January 19, 2020

Another path to reform

It’s very hard to find a product or service that is both lousy and unaffordable. Such expensive duds are usually quickly replaced by cheaper and better competitors. Yet prior to the Affordable Care Act, healthcare was becoming more expensive every year while simultaneously becoming less convenient, less personal, and less satisfying. In 2009 I wrote a ” target=”_blank”>It is widely ridiculed for the detail with which diseases must be reported. (Code V91.07XA is for a “burn due to water-skis on fire.”) The transition to ICD-10 was already postponed once and I predict it will cause much disruption and grief.

My last example is the recently passed Sustainable Growth Rate (SGR) “fix” which gets rid of the annual congressional scramble to increase Medicare reimbursement to physicians by increasing reimbursement in the short term, but tying reimbursement to outcomes measures in the long term. This is sure to become a data collection and reporting hassle that makes doctors long for the simpler days of “meaningful use”.

I honestly believe that there has been more bureaucratic complexity added to the typical physician’s life in the last few years than in the twenty years before that. None of it cares for a single patient.

Two weeks ago my family and I spent 10 days visiting New York City. We had a wonderful time. The services that completely transformed our experience were the ride sharing services of Uber and Lyft. We never used public transportation. We never hailed a taxi. For longer trips (and a family of five) this was likely cheaper than train tickets. For shorter trips it meant not handling cash, never finding bus or subway stops, and never referring to transit schedules.

For years passengers complained about high taxi prices and poor taxi service, and potential competitors complained about the legalized monopolies given to taxi companies by city governments. But rather than bang their heads against these barriers, companies like Uber and Lyft just started giving people rides.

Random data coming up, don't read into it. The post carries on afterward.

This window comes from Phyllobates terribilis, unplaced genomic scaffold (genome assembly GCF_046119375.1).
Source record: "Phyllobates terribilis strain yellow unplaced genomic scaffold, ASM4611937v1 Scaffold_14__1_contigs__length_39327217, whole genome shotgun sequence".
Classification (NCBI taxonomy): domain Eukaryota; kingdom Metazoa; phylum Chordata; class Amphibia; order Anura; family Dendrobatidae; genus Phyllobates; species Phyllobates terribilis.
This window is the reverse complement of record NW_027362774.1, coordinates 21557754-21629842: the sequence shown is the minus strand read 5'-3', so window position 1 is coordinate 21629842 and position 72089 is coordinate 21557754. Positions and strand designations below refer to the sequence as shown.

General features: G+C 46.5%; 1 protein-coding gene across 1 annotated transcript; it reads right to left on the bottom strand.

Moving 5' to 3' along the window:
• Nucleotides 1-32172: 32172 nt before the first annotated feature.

This was an epiphany to me. I had always assumed that fixing the healthcare marketplace would mean political reform – undoing the myriad laws that substituted insurance for healthcare and caused prices to skyrocket, and dismantling the byzantine bureaucracy that physicians must navigate. Now I understand that political reform is both unrealistic and unnecessary.

Doctors and patients aren’t waiting for political reform. More and more doctors are “going off the grid” to provide excellent care unencumbered by insurance regulations. Concierge primary care is just one example. The ” target=”_blank”>LUX Healthcare Network (with which I’m proud to be associated) is building a multi-specialty concierge physician network.

I argued six years ago that using insurance for routine care is wasteful. I now realize that attempts at universal coverage and the bureaucracy that comes with it – ICD-10, meaningful use – will never be repealed. This bureaucracy will become the taxi monopolies of healthcare – increasingly ignored by both doctors and patients and increasingly irrelevant. The successful enterprises in healthcare will connect doctors and patients and then get out of the way. Like Uber and Lyft they will help patients find the service they want at a price they’re happy to pay, and they will facilitate not regulate the delivery of excellent care.

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